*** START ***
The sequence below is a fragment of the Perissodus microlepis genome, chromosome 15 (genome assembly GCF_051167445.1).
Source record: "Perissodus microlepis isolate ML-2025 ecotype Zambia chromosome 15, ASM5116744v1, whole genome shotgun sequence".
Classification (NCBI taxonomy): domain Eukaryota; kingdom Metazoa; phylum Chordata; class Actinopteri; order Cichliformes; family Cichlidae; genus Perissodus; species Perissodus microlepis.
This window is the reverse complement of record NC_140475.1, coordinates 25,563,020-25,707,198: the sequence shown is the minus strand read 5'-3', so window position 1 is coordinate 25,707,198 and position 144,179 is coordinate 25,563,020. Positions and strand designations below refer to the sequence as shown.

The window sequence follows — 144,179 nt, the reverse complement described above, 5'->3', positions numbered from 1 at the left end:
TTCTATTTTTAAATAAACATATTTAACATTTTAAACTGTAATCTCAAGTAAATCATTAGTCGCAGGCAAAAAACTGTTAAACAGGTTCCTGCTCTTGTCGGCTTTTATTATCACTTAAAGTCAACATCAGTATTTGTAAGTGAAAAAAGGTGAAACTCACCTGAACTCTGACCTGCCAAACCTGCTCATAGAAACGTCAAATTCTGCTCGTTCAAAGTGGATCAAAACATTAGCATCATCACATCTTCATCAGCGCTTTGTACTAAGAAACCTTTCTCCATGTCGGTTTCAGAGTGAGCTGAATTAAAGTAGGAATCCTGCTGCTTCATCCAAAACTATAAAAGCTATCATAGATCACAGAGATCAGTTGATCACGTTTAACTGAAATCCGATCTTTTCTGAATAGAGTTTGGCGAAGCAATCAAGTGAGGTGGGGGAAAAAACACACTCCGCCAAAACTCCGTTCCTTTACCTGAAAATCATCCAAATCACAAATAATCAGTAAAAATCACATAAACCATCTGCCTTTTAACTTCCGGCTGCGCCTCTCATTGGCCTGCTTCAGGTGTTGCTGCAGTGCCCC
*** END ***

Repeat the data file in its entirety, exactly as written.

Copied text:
The sequence below is a fragment of the Perissodus microlepis genome, chromosome 15 (genome assembly GCF_051167445.1).
Source record: "Perissodus microlepis isolate ML-2025 ecotype Zambia chromosome 15, ASM5116744v1, whole genome shotgun sequence".
Classification (NCBI taxonomy): domain Eukaryota; kingdom Metazoa; phylum Chordata; class Actinopteri; order Cichliformes; family Cichlidae; genus Perissodus; species Perissodus microlepis.
This window is the reverse complement of record NC_140475.1, coordinates 25,563,020-25,707,198: the sequence shown is the minus strand read 5'-3', so window position 1 is coordinate 25,707,198 and position 144,179 is coordinate 25,563,020. Positions and strand designations below refer to the sequence as shown.

The window sequence follows — 144,179 nt, the reverse complement described above, 5'->3', positions numbered from 1 at the left end:
TTCTATTTTTAAATAAACATATTTAACATTTTAAACTGTAATCTCAAGTAAATCATTAGTCGCAGGCAAAAAACTGTTAAACAGGTTCCTGCTCTTGTCGGCTTTTATTATCACTTAAAGTCAACATCAGTATTTGTAAGTGAAAAAAGGTGAAACTCACCTGAACTCTGACCTGCCAAACCTGCTCATAGAAACGTCAAATTCTGCTCGTTCAAAGTGGATCAAAACATTAGCATCATCACATCTTCATCAGCGCTTTGTACTAAGAAACCTTTCTCCATGTCGGTTTCAGAGTGAGCTGAATTAAAGTAGGAATCCTGCTGCTTCATCCAAAACTATAAAAGCTATCATAGATCACAGAGATCAGTTGATCACGTTTAACTGAAATCCGATCTTTTCTGAATAGAGTTTGGCGAAGCAATCAAGTGAGGTGGGGGAAAAAACACACTCCGCCAAAACTCCGTTCCTTTACCTGAAAATCATCCAAATCACAAATAATCAGTAAAAATCACATAAACCATCTGCCTTTTAACTTCCGGCTGCGCCTCTCATTGGCCTGCTTCAGGTGTTGCTGCAGTGCCCC